And what is it to work with love?
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It is to weave the cloth with threads drawn from your heart ... It is to build a house with affection ... It is to sow seeds with tenderness and reap the harvest with joy ... It is to charge all things you fashion with a breath of your own spirit, And to know that all the blessed ... are standing about you and watching.
Kahlil Gibran, The Prophet
Roxena Flossie Norman (nee Endicott) , the fastest little runner in Sally’s Cove, was born the fourth of six children on Sunday, November 12, 1939. Over her 80 years, she travelled around the world, but was always grateful to get back home to her beloved Newfoundland.
She left to join her husband Eric and her grandchildren, Emily, Hannah, and Benjamin on Thursday, August 20, 2020. Predeceased by parents Thomas and Dulcie, as well as beloved sister Jean, and brothers Coyley and Laudrick. Leaving to love her from this plane are her sisters Eileen (Caines) and Wanda and David (Payne), and her children: Tony and Ann (Hogan),their children Garron, Lukas, and Rebecca; Dawn and Bruce (Payne), their children Sally and Alex (Lanoie) and Nicholas; Suzanne and her children Thomas and Jonah; Bob and Tonya (Hussey),their children Eric and Olivia. Her grandchildren meant everything to her and she was the proudest grandmother you would likely find.
She will also be sadly missed by sister-in-law Evelyn and Ray (Penny), brother-in-law Dan (Norman) as well as a wide circle of nieces and nephews, cousins, and friends.
Due to Covid-19 restrictions there will be no visitation and attendance at the funeral service will be limited. Family and friends will be welcome to attend the graveside service at All Saints Cemetery following the funeral service at St. Martins Anglican Cathedral . In lieu of flowers donation in Roxena's memory may be made to Amnesty International Canada or a charity of one's choice.
Roxena was the first person in Sally’s Cove to complete high school and went on to attend summer school and gain her teaching certificate. This was no small accomplishment in 1956. For an ambitious young woman from a small coastal town, it was not an easy path. Her first teaching assignment, at age 17, was in Stephenville Crossing. She went on to teach in Windsor where she met the love of her life and started her family, choosing to be an at-home mother.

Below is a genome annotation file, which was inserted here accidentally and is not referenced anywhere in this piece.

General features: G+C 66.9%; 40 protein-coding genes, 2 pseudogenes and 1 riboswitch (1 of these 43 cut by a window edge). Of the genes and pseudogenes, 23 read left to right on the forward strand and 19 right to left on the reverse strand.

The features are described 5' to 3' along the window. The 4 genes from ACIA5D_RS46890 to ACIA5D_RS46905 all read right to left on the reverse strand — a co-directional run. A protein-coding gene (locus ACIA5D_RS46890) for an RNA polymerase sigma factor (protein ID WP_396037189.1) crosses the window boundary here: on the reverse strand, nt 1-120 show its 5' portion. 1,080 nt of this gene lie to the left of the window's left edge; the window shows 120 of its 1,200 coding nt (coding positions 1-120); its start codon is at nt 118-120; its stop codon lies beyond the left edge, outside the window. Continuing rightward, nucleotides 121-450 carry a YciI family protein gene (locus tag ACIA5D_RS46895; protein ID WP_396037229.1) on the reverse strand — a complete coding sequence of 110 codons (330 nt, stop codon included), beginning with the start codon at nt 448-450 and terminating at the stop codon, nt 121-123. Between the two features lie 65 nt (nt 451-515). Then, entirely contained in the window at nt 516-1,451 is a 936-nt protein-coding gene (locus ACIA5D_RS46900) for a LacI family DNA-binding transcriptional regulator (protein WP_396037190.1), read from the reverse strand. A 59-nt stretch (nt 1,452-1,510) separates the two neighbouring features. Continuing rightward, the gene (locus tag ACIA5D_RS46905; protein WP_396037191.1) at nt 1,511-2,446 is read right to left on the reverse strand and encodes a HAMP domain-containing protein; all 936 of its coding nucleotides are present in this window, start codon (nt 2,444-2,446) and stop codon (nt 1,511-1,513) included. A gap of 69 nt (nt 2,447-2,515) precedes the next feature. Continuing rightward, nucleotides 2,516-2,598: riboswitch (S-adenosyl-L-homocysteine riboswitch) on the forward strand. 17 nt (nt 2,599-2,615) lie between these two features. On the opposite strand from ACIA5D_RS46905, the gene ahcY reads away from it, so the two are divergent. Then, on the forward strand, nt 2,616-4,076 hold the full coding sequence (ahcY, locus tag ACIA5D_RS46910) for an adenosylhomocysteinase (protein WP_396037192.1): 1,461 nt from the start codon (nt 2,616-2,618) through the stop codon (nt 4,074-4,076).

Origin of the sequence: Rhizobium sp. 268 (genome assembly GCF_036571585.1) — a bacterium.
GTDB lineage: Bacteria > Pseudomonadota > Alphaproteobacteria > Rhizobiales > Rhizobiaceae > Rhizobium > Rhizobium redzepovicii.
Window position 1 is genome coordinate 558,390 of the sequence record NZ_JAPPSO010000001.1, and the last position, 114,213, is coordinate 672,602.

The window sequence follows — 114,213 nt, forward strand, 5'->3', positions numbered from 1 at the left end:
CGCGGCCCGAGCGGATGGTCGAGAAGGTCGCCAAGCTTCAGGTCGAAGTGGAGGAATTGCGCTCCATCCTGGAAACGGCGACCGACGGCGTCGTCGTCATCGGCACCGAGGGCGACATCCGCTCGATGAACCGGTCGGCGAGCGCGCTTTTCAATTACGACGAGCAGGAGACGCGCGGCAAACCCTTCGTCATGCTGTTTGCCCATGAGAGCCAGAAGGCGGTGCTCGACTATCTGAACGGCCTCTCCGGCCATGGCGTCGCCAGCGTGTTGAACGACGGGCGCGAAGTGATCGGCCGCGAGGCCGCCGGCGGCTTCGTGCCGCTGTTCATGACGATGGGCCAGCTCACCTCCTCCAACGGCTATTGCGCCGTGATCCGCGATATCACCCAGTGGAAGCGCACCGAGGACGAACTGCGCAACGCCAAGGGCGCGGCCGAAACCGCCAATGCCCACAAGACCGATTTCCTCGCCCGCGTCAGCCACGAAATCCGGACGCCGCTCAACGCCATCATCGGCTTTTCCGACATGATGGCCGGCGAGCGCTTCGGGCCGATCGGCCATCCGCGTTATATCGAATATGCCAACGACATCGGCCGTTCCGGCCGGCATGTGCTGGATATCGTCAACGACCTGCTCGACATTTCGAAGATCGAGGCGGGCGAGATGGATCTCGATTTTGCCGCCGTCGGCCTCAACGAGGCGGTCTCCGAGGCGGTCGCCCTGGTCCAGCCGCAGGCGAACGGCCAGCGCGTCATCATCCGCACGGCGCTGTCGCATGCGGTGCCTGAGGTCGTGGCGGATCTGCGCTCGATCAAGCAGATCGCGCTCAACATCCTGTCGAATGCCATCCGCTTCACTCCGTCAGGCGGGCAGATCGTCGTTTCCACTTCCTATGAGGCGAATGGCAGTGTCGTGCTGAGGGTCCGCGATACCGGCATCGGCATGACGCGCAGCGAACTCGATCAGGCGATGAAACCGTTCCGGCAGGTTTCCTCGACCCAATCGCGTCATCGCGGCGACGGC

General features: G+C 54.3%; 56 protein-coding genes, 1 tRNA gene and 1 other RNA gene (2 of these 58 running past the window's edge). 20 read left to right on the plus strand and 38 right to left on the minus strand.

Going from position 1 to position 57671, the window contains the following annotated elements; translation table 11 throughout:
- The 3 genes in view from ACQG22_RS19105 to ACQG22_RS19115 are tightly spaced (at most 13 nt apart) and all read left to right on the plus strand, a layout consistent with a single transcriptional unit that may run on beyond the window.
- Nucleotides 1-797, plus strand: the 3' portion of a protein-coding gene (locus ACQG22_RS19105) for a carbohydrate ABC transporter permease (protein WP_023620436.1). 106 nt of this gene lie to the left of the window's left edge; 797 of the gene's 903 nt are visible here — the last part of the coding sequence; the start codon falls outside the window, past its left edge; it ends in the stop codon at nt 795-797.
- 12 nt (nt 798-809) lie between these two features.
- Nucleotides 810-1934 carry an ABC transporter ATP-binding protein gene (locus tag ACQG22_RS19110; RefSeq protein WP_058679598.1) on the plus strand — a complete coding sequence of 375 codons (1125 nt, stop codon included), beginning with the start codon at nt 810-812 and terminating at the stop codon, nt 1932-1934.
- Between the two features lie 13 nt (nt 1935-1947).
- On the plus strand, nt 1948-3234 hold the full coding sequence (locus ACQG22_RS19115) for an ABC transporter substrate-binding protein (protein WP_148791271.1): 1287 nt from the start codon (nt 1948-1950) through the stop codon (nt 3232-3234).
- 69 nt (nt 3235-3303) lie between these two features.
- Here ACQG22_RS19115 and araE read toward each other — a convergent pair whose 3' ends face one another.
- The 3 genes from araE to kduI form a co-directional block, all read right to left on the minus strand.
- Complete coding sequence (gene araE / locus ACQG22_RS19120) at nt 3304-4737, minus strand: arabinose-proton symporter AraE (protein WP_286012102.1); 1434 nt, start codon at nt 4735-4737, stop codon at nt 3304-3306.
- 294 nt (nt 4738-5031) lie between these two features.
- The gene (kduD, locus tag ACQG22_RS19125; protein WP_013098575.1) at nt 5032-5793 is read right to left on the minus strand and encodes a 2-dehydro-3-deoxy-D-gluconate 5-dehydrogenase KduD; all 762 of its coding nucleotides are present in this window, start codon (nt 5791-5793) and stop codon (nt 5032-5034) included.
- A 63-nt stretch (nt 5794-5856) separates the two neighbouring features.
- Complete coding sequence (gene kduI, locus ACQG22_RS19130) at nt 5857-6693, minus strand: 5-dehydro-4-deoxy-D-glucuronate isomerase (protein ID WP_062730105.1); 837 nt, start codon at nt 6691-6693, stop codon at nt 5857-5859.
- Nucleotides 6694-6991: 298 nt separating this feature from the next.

Eric was a principal and Rox was a new teacher. It wasn’t long before Eric became teasingly called Barnacle Eric because he was “stuck on Rox”. Ever a student, after her children were grown, she decided to return to Memorial University to pursue a degree in Education 1985. In 2006 she trained and became certified in Reiki. She never stopped learning; even taking courses recently on how to better use her iPad and social media.
She loved her book club and was incredibly well-read. From Maeve Binchy to Isabel Allende to Bryce Courtenay, to Kahlil Gibran to brothers Dan and Lawrence Hill. Non-fiction and fiction, politics, to poetry and prose. Roxena seldom found a book from which she could not find something of value. As social media grew she discovered Facebook and her community of book lovers grew ever wider.
A little twitch of her mouth meant some great laughter to come and her sharp and wonderful sense of humour flowed. She could stay up all night talking and laughing with her children or siblings, but would caution that if we laughed too much we might end up crying.
Roxena was the green thumb in the family and her house and garden burst with colour and green from early spring to the last falling leaf.
She had wonderful turns of phrase. No phone call or conversation was complete without some reference to politics. Despite best efforts to not talk about the “devil” in the States, her great concern about the state of democracy in the world and its impact on global human rights inspired her to speak to the injustices.
Together she and Eric worked tirelessly for, and contributed greatly to, the advancement of disability rights provincially, nationally, and internationally. What started as advocacy with the creation of COD (the Consumer Organization of the Disabled) in Gander in the mid-eighties, led to active and change-making roles in national disability rights organizations, illuminating one of her true passions: advocating for equal rights for all. A firm believer in human rights, she was an active member of Amnesty International, and Canadian Crossroads International, establishing a Gander chapter of CCI and working tirelessly fundraising for Amnesty.
Mornings in her house always included CBC Radio in the background and you could often hear her commenting to herself about the news. She was an incredibly proud Newfoundlander and despite travelling the world, never found a place that could ever compare to her home. Berry picking and making her jams and freezing fish and moose for the winter kept her whole and connected to our land and sea. She loved the ballads and poetry of Newfoundland. The March Hare was a big part of her life and she looked forward to it each year particularly the re-connection with friends and family.
In losing Roxena, those who were closest to her have lost a part of themselves.
She is deeply missed.